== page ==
As the sage once put it, the only constants in life are change and taxes. The spectra
of the underdog has never hang ever so close as to spook out the big guns as it
has this year.
Indeed, bigger teams have been forced to constantly look over their shoulders more this year than any other year. Still, upsets galore have been the order of the day. It is as if both the gods of football and goddess of luck have connived to embarrass the bigger sides.
The ball has been having a more awkward bounce than the famed ‘Jabulani’ used for the 2010 World Cup in South Africa. It is rumored that the Jabulani was not the creation of traditional sports ball makers Adidas, Nike or Puma but the handiwork of a famed South African ‘Sangoma’ to facilitate their cause.
the apparent metaphysical impact of its bounce left many goal keepers in a fix
trying to explain how the ball went in. The opening goal scored for that
tournament by one Siphiwe Tshabalala occasioning one of the most passionate
celebratory dances in football history was revered as work of art by African media
but in foreign media particularly Mexican castigated as the product of a dark
The year that is..
Fast forward 2016 and similar bounces are creating casualties left right and centre. The slip by Captain Fantastic Stevie G and eventual surrender by Liverpool in 2014 had been put down as one of the most cataclysmic occurrences by a team on course to a title. However, horror shows may have been enacted on the football pitch this year; albeit, for the big teams compared to their less illustrious and more shoe-string funded rivals.
The first in this sequence is Leicester City. A team that seemed more at home fighting relegation produced the ultimate ‘Cinderella clinches prince charming’ headline after winning the English Premier League. Regarded as the backwater of the EPL, a team that had never lifted the title and whose closest dance with fortune was when they finished 2nd in the Old First Division way back in 1929.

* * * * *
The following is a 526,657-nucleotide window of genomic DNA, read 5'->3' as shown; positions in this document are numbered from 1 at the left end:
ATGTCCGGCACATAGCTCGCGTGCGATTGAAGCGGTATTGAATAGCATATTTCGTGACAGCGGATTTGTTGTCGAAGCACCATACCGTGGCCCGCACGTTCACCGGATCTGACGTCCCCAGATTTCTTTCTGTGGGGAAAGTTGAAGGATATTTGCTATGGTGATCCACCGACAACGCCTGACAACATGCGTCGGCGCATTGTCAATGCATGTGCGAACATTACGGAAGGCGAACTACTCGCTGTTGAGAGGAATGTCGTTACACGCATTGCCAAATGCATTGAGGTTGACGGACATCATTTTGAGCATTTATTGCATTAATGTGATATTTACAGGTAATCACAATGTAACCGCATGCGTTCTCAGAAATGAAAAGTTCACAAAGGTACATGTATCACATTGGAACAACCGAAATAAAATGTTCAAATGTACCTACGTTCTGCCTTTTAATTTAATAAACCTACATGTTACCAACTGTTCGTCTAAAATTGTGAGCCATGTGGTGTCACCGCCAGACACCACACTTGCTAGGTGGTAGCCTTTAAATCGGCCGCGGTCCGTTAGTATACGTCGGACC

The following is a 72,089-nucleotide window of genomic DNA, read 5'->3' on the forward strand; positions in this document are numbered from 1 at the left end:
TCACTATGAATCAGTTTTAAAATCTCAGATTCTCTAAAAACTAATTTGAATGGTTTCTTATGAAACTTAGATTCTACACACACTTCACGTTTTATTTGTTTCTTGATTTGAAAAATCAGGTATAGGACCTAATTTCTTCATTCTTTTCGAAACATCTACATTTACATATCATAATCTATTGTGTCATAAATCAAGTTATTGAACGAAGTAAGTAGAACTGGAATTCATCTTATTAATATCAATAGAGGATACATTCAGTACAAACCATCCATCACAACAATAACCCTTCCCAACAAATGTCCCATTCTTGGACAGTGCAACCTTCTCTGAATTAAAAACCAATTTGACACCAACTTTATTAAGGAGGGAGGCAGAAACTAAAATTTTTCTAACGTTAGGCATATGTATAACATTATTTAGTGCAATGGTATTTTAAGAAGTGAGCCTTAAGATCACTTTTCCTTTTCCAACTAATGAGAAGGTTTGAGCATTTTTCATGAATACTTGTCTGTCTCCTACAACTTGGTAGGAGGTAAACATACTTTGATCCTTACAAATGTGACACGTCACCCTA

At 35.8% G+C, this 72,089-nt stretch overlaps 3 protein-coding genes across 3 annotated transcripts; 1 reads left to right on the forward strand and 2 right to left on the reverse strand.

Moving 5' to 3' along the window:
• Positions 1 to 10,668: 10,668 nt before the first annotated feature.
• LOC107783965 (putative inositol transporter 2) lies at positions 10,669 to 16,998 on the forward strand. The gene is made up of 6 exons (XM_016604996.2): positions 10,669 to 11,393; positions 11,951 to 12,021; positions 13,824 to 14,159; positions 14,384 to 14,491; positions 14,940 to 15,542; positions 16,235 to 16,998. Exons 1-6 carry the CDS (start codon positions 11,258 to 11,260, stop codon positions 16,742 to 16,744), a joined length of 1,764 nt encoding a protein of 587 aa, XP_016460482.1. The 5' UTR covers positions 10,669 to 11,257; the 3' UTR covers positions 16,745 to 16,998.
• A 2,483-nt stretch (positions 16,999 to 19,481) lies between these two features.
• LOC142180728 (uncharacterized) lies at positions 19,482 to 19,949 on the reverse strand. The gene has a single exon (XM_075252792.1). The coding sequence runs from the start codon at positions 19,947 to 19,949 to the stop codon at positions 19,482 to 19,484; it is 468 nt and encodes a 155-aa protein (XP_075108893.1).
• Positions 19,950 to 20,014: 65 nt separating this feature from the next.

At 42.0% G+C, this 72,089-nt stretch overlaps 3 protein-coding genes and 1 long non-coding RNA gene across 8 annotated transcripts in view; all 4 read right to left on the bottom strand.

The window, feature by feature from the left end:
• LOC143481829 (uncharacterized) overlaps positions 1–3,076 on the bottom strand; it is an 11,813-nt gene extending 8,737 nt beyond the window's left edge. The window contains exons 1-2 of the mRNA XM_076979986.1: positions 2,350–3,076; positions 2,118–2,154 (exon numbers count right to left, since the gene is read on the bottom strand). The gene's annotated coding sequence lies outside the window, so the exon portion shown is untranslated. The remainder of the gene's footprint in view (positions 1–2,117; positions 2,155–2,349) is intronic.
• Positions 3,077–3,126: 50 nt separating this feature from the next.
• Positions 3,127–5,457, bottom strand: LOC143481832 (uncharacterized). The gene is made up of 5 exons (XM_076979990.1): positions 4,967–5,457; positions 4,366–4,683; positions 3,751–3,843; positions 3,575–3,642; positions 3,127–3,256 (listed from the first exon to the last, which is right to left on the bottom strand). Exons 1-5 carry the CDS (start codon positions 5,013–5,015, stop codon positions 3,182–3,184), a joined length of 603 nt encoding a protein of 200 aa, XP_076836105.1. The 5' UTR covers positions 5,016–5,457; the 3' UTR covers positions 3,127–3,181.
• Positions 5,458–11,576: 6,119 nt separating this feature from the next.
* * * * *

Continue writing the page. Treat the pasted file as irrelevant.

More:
victory was in no small part to the tinker-man; Claudio Ranieri whose best
performance was with Chelsea in 2004 when he led them to second behind ‘Les
Invincibles’ of Arsene Wenger. This was a man who had seemingly been consigned
to the garbage bin of football folklore after an ill-fated Euro 16
qualification campaign with Greece that brought performances not limited to but
inclusive of a defeat by Faroe Islands a team composed mainly of College boys
and recreational footballers.
When he left that post and Leicester seemed to be clasping to him many may have felt this was just going to be the usual below par season under the tutelage of a failure. His first victories seemed to be flukes but when big guns begun falling many sat up to take notice. When the first round of 19 matches ended with only one defeat many began dreaming. Not just Ranieri but most of the team was composed of journey men from the more illustrious sides, lower division hustlers and a few novices.
In this era of Petro dollars, super rich club owners bank rolling similarly loaded teams that are run as conglomerates, lubricated by lucrative TV deals, a story like impecunious Leicester’s seemed most unlikely. It was like the biblical story of the Maccabee Israelites who against all odds and guided by an unseen commander defeated the powerful King Antiochus Epiphanes of Syria and his colossal army.
Who would have said that by mid-April Leicester city and Tottenham Hotspurs would’ve confirmed their positions in next season’s Champions League with matches in hand? Tottenham’s equal meteoric rise is cruelly only marred by the fact that they missed out on the league title thanks to the brilliance of the aforementioned opponents. Installed at 5000/1 by the bookies to win the league at the start of last season, guess who the joke is on now?Dennis Mukoya is a soccer enthusiast and a thinker of new solutions.
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